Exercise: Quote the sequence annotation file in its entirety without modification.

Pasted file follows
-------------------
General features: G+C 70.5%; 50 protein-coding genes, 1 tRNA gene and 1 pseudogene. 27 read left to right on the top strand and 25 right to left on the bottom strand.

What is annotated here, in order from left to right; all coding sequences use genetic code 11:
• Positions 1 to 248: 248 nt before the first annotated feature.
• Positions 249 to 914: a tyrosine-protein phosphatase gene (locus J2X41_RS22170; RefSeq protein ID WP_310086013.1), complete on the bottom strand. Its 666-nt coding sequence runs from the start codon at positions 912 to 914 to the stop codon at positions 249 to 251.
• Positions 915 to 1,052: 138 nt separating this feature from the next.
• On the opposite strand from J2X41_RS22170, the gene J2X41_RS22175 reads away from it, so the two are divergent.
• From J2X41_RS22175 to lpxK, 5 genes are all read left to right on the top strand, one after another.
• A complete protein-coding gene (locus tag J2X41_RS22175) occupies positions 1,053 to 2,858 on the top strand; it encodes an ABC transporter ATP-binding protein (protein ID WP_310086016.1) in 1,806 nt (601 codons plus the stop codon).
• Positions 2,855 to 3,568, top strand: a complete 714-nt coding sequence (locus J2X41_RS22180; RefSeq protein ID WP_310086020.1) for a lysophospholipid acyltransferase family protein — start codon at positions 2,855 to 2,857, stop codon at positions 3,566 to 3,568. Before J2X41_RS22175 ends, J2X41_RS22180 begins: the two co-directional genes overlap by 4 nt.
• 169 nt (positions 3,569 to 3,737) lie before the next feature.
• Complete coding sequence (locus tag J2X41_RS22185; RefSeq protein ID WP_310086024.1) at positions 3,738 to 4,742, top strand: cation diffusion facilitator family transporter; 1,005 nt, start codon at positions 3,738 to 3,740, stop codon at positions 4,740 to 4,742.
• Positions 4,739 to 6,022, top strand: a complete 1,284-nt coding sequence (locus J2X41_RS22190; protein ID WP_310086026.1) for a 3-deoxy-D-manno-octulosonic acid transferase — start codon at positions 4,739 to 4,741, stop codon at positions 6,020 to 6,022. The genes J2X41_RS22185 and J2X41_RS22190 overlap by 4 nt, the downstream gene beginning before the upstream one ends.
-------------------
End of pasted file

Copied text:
General features: G+C 70.5%; 50 protein-coding genes, 1 tRNA gene and 1 pseudogene. 27 read left to right on the top strand and 25 right to left on the bottom strand.

What is annotated here, in order from left to right; all coding sequences use genetic code 11:
• Positions 1 to 248: 248 nt before the first annotated feature.
• Positions 249 to 914: a tyrosine-protein phosphatase gene (locus J2X41_RS22170; RefSeq protein ID WP_310086013.1), complete on the bottom strand. Its 666-nt coding sequence runs from the start codon at positions 912 to 914 to the stop codon at positions 249 to 251.
• Positions 915 to 1,052: 138 nt separating this feature from the next.
• On the opposite strand from J2X41_RS22170, the gene J2X41_RS22175 reads away from it, so the two are divergent.
• From J2X41_RS22175 to lpxK, 5 genes are all read left to right on the top strand, one after another.
• A complete protein-coding gene (locus tag J2X41_RS22175) occupies positions 1,053 to 2,858 on the top strand; it encodes an ABC transporter ATP-binding protein (protein ID WP_310086016.1) in 1,806 nt (601 codons plus the stop codon).
• Positions 2,855 to 3,568, top strand: a complete 714-nt coding sequence (locus J2X41_RS22180; RefSeq protein ID WP_310086020.1) for a lysophospholipid acyltransferase family protein — start codon at positions 2,855 to 2,857, stop codon at positions 3,566 to 3,568. Before J2X41_RS22175 ends, J2X41_RS22180 begins: the two co-directional genes overlap by 4 nt.
• 169 nt (positions 3,569 to 3,737) lie before the next feature.
• Complete coding sequence (locus tag J2X41_RS22185; RefSeq protein ID WP_310086024.1) at positions 3,738 to 4,742, top strand: cation diffusion facilitator family transporter; 1,005 nt, start codon at positions 3,738 to 3,740, stop codon at positions 4,740 to 4,742.
• Positions 4,739 to 6,022, top strand: a complete 1,284-nt coding sequence (locus J2X41_RS22190; protein ID WP_310086026.1) for a 3-deoxy-D-manno-octulosonic acid transferase — start codon at positions 4,739 to 4,741, stop codon at positions 6,020 to 6,022. The genes J2X41_RS22185 and J2X41_RS22190 overlap by 4 nt, the downstream gene beginning before the upstream one ends.